Influenza - Prevention

Vaccines are now available to help prevent influenza infections. The composition of these vaccines is changed every year. A vaccine is designed to protect people against three specific influenza viruses—the viruses thought to be most likely to infect people in a given year. Scientists may or may not make good guesses as to the "most likely" flu viruses. When they are successful, the vaccine can be 70 percent to 90 percent effective in people under the age of sixty-five.

The U.S. Centers for Disease Control and Prevention recommend that people get a flu vaccine injection each year before the flu season starts. In the United States, flu season usually runs from late December to early March. Adults usually need only one dose of the vaccine. Children under the age of nine who have not previously been vaccinated will need two doses one month apart.

Side effects from influenza vaccinations are rare. People who have never had influenza may experience about two days of discomfort. They may have a slight fever, feel tired, and experience achy muscles.

Certain people should not have influenza vaccinations. They include infants under the age of six months and people who are allergic to eggs. These people can be given the antiviral drugs described if necessary. However, certain groups of people are strongly advised to be vaccinated. These groups include:

  • All people over the age of sixty-five
  • Residents of nursing homes and other health-care facilities, regardless of age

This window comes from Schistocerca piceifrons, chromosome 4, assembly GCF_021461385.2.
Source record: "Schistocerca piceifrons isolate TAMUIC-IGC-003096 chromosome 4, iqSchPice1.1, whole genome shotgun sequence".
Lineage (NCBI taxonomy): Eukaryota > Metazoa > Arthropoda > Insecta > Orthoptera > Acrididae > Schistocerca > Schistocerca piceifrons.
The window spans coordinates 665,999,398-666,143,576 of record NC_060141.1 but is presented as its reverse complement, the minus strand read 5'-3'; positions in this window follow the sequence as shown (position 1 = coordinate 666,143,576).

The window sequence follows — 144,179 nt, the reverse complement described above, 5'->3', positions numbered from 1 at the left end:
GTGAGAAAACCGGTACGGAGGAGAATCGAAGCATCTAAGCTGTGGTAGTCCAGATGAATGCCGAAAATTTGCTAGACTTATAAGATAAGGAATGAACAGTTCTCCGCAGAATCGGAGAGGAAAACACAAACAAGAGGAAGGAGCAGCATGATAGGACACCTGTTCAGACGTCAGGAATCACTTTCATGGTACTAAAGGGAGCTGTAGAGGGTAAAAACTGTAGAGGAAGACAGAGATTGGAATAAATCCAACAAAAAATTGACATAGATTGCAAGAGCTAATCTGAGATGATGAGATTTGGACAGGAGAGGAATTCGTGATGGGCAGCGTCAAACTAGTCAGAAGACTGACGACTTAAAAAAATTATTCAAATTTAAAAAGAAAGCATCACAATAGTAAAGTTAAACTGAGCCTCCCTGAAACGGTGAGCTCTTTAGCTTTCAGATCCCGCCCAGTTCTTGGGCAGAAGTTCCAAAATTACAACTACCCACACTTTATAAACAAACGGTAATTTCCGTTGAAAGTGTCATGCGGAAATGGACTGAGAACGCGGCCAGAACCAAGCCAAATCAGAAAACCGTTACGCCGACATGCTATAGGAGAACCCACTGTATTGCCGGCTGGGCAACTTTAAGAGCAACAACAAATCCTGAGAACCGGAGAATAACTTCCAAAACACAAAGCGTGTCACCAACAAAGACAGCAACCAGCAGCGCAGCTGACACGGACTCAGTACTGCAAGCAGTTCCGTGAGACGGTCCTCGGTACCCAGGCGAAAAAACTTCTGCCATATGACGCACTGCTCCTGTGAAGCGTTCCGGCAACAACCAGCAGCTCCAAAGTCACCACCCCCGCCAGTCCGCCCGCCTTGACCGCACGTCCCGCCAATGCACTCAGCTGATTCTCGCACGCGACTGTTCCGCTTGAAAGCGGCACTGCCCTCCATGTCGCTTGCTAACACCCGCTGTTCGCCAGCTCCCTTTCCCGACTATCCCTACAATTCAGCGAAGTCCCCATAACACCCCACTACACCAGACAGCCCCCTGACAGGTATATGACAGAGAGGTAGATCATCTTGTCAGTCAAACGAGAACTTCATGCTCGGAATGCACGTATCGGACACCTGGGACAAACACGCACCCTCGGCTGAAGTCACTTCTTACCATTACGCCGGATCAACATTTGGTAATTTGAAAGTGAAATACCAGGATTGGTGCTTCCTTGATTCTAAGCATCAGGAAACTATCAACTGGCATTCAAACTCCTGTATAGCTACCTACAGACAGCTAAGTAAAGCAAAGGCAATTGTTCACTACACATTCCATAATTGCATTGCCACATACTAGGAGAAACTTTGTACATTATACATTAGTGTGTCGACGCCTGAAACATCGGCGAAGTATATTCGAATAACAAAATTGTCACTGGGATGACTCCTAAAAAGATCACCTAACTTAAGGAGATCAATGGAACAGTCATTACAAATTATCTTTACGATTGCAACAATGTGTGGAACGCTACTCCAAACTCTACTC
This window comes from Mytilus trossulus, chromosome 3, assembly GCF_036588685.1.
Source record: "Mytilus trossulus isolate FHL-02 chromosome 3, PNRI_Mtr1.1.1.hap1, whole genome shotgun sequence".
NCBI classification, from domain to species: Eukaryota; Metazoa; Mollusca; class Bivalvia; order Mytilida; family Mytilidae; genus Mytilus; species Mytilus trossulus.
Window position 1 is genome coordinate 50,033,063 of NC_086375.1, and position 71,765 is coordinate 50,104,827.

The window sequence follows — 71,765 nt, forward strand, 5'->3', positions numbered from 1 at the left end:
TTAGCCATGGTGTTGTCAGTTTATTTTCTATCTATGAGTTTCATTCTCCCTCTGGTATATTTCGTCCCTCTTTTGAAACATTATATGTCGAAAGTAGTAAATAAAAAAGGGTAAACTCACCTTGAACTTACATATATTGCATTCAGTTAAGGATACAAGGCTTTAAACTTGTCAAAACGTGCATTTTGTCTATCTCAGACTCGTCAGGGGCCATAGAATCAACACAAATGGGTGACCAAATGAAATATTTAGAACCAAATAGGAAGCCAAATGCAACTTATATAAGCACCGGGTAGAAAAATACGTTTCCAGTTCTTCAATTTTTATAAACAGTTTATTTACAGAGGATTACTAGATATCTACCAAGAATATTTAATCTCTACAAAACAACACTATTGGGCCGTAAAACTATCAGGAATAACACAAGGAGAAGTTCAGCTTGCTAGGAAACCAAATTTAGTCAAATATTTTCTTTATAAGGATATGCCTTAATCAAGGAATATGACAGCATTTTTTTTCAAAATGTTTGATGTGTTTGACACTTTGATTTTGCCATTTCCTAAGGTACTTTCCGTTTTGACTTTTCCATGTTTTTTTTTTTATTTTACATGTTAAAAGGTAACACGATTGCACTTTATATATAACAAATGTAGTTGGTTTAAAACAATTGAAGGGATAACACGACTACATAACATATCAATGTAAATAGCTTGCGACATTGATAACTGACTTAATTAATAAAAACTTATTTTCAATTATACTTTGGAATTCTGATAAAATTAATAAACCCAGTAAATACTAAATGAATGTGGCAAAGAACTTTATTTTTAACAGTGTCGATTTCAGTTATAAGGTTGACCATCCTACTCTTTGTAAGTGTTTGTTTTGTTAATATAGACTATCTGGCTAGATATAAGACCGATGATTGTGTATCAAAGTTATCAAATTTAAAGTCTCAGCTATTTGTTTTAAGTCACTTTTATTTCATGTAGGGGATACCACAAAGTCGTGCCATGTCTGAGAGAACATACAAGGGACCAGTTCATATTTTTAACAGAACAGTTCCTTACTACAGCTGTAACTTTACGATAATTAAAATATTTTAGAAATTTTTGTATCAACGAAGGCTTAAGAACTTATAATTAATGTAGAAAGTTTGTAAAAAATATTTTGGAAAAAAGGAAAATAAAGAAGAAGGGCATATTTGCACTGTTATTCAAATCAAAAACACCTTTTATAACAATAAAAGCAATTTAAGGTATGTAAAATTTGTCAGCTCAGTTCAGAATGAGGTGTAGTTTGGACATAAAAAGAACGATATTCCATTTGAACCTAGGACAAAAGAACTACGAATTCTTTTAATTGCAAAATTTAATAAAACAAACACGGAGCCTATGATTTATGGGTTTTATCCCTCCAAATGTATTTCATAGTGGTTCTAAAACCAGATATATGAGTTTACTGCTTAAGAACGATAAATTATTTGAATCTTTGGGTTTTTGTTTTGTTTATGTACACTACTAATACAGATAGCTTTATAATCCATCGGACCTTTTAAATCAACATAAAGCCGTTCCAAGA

• Adults and children who have chronic heart or lung problems, such as asthma (see asthma entry)
  • Adults and children who have other kinds of chronic diseases, such as diabetes (see diabetes mellitus entry), severe anemia (see anemias entry), blood disorders, or kidney problems
  • Children and teenagers who are on long-term aspirin therapy
  • Women who are in the last two-thirds of their pregnancy and women who are nursing
  • People with weakened immune systems, such as AIDS patients (see AIDS entry), people who have received organ transplants, and patients receiving various types of medical treatments, such as chemotherapy or radiation therapy
  • Anyone who has regular contact with people in any of the above groups, such as teachers, health-care personnel, and family members
  • Travelers to foreign countries

An individual need not be in one of the at-risk groups to receive a flu vaccination. Anyone who wants to avoid the discomfort of an influenza attack may receive the vaccine.

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